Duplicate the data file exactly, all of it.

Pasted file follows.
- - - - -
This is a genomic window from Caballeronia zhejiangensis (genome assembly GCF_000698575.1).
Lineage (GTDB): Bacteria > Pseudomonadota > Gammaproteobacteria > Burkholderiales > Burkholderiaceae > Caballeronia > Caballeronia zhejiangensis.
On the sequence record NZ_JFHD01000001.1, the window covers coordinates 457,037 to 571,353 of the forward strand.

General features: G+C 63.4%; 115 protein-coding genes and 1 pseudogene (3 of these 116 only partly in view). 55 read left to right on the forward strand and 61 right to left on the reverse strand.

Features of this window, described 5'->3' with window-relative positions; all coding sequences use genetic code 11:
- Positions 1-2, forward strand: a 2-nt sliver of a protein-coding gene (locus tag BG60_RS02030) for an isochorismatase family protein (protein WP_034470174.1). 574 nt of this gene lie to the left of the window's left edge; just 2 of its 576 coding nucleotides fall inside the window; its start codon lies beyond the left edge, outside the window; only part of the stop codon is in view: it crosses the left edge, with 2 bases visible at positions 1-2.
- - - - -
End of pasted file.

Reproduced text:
This is a genomic window from Caballeronia zhejiangensis (genome assembly GCF_000698575.1).
Lineage (GTDB): Bacteria > Pseudomonadota > Gammaproteobacteria > Burkholderiales > Burkholderiaceae > Caballeronia > Caballeronia zhejiangensis.
On the sequence record NZ_JFHD01000001.1, the window covers coordinates 457,037 to 571,353 of the forward strand.

General features: G+C 63.4%; 115 protein-coding genes and 1 pseudogene (3 of these 116 only partly in view). 55 read left to right on the forward strand and 61 right to left on the reverse strand.

Features of this window, described 5'->3' with window-relative positions; all coding sequences use genetic code 11:
- Positions 1-2, forward strand: a 2-nt sliver of a protein-coding gene (locus tag BG60_RS02030) for an isochorismatase family protein (protein WP_034470174.1). 574 nt of this gene lie to the left of the window's left edge; just 2 of its 576 coding nucleotides fall inside the window; its start codon lies beyond the left edge, outside the window; only part of the stop codon is in view: it crosses the left edge, with 2 bases visible at positions 1-2.